28/07/2017 | BIOLOGICAL AND HEALTH SCIENCES
Stem cells: you’ll be what you must be
Scientist at CONICET La Plata participated in an international study that shed light on the mechanisms that determine those cells’s fate.
Nara Guisoni. Photo: CCT La Plata.

Stem cells play a key role in the development and preservation of life as they are in charge of their own renewal/redevelopment –keeping a sort of stem cells’ repository- and distinction from different types of special cells that form an individual, such as the muscular, the epithelial or neuronal ones, among others. The dynamic balance between renewal and distinction has to be accurate so as not to generate one proliferative disease such as cancer or the loss of the organs’ functionality. In order to understand which factors are involved in the stem cells’ fate determination, an international group or researchers that included one CONICET La Plata scientist conducted a study that was recently published in Development.

“The complete functioning of stem cells is still unknown”, states Nara Guisoni, CONICET associate researcher at the Instituto de Física de Líquidos y Sistemas Biológicos (IFLYSIB, CONICET – UNLP) and author of the study. “Not so long ago experts believed that these cells were divided into two: one that keeps its identity, and the other one that is differentiated. According to this paradigm, stem cells would be eternal as their cell lineage would continue indefinitely. Now we know that it’s not always like that. In some situations, two equal cells are created, and the cell fate determination depends on the interaction among them and the environment. We still don’t know which are the mechanisms involved in that decision and what factors are important in the process.”

In 2010, due to an external fellowship for young researchers at CONICET, the scientist joined the Systems Biology group led by Jordi García Ojalvo of the Universidad Pompeu Fabra in Barcelona, Spain. So she began to study the subject considering Drosophila melanogaster intestine as a model, the most commonly fruit fly, whose organism has some similarities with others that are more complex, like the mammals’.

“Lateral inhibition is a very general mechanism for the cell fate that is present in the D. melanogaster intestine, where two neighboring cells mutually block the production of a determined protein. So, a competence starts in which a small asymmetry in the concentration of that protein is increased and that defines which one remains a stem cell and which is differentiated. For this reason, two ‘equal’ cells with the same fate turn into two different ones with distinct fates”, Guisoni describes.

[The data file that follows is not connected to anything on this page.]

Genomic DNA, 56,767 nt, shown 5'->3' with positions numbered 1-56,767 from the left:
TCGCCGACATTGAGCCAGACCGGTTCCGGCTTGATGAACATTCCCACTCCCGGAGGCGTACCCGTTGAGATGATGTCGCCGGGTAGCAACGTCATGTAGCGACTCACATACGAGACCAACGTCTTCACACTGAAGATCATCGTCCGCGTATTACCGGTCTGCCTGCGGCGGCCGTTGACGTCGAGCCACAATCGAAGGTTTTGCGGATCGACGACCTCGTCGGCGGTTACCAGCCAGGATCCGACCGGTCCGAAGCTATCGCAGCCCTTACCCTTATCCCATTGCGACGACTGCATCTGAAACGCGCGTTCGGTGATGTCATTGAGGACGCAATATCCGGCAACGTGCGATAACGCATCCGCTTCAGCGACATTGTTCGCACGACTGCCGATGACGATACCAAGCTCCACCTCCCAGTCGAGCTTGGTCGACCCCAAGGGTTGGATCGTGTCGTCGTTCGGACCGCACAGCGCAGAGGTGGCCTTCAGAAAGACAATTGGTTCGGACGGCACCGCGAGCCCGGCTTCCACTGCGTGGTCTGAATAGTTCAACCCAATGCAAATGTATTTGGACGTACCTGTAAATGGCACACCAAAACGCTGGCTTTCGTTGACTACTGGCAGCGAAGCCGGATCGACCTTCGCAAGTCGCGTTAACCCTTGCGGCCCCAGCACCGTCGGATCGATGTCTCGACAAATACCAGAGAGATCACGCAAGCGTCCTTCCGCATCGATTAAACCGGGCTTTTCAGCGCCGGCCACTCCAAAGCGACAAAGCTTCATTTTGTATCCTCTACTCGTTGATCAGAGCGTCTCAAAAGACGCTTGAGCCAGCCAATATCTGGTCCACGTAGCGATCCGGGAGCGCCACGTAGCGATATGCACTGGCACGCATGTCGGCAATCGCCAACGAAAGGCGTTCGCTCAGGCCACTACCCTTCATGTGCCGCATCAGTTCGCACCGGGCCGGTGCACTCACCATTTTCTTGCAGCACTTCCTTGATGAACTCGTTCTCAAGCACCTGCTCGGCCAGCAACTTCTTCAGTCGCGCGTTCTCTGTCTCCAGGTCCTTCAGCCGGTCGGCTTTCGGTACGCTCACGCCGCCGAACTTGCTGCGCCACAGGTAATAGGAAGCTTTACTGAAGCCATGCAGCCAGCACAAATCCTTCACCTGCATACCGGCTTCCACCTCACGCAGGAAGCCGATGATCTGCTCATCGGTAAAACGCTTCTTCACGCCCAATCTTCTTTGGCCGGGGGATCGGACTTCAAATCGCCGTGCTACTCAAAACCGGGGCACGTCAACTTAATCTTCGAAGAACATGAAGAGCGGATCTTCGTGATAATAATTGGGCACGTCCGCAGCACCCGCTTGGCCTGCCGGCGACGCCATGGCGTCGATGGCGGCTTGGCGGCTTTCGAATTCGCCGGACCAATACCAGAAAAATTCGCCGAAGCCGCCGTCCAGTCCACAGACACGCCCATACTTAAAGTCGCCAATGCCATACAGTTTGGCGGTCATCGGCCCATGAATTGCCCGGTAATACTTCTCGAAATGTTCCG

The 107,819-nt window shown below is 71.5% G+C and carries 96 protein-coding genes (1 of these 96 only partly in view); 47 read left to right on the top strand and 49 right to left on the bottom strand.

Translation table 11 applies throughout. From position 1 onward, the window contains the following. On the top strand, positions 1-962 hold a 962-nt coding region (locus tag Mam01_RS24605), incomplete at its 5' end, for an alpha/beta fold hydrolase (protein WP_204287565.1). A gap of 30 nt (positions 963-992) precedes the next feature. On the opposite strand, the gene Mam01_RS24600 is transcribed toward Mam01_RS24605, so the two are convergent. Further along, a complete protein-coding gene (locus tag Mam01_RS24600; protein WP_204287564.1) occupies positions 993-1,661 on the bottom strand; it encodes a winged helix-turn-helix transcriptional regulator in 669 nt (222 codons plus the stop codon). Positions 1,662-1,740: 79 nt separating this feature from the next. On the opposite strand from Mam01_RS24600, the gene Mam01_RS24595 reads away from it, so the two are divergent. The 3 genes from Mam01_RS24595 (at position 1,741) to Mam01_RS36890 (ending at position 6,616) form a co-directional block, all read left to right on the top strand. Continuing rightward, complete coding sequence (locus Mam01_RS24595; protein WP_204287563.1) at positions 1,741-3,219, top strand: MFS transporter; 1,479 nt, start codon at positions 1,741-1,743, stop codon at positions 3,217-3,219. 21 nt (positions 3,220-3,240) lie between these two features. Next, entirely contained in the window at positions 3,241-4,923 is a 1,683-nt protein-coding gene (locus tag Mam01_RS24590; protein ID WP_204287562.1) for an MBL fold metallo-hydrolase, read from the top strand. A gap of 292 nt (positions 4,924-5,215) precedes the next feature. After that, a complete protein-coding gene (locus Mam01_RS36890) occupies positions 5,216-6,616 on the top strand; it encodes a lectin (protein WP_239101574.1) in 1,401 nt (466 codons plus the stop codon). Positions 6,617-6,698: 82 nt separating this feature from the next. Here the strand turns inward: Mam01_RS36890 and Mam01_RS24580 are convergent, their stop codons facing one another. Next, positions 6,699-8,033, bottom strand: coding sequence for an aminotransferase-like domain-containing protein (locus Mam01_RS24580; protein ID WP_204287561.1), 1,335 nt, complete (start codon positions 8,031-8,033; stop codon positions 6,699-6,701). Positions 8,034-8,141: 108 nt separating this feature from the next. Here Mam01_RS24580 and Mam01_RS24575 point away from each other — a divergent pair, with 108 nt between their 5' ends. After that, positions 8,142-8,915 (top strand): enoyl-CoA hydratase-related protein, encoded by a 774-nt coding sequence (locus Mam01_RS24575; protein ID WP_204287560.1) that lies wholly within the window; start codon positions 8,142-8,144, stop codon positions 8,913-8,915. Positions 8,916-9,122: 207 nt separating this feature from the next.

“The problem we had was that that lateral inhibition mechanism was not enough to explain experimental data that accounted for the fact that in the D. melanogaster intestine there were pairs of cells with different fates like with one same fate, like the two stem cells or both differentiated ones. There had to be something to generate more fate diversity, beyond that dispute that was thought to be solved considering that each cell had one distinct pathway”, Guisoni comments.

“We conducted different theoretical tests based on one mathematical model for lateral inhibition, so we proposed that the key could be in the sensitivity of one cell to another neighboring one. The proteins that intervene in the mutual inhibition process are present in the cell membranes. So possibly the variability in the contact area among the non differentiated cells was a factor that can regulate the fate determination of the cells”, the scientist states.

In order to assess that hypothesis, the scientists analyzed tridimensional images of the D. melanogaster intestine cells and could measure the contact area. They also managed to prove that there was variability and the intensity of that intereaction was related to the type of fate each of them has. “With little contact, the mutual inhibition cell is weak so the cells do not diffentiate; and in the opposite case, they both probably do it. We showed that the geometry of the cells, that is to say the shape in which they are compacted, exerts influence on the determination of their fates. Therefore, in order to maintain the balance in the stem cells and the differentiated cells, apart from the signaling by different molecules, the shape in which they are grouped is also an important ingredient”, the researcher said.

To conclude, Guisoni stresses “what we managed to obtain was the result of a multidisciplinary study between physicists and biologists, in which each one contributed and we all worked on mathematical and experimental models. Although we are devoted to basic research, the knowledge on stem cells is vital for future technological applications related to health.”

 

 

By Marcelo Gisande. CCT La Plata.
About the study:
– Nara Guisoni. Associate researcher. IFLYSIB.
– Joaquín de Navascués. Cardiff University.
– Rosa Martínez Corral. Universidad Pompeu Fabra.
– Jordi García Ojalvo. Universidad Pompeu Fabra.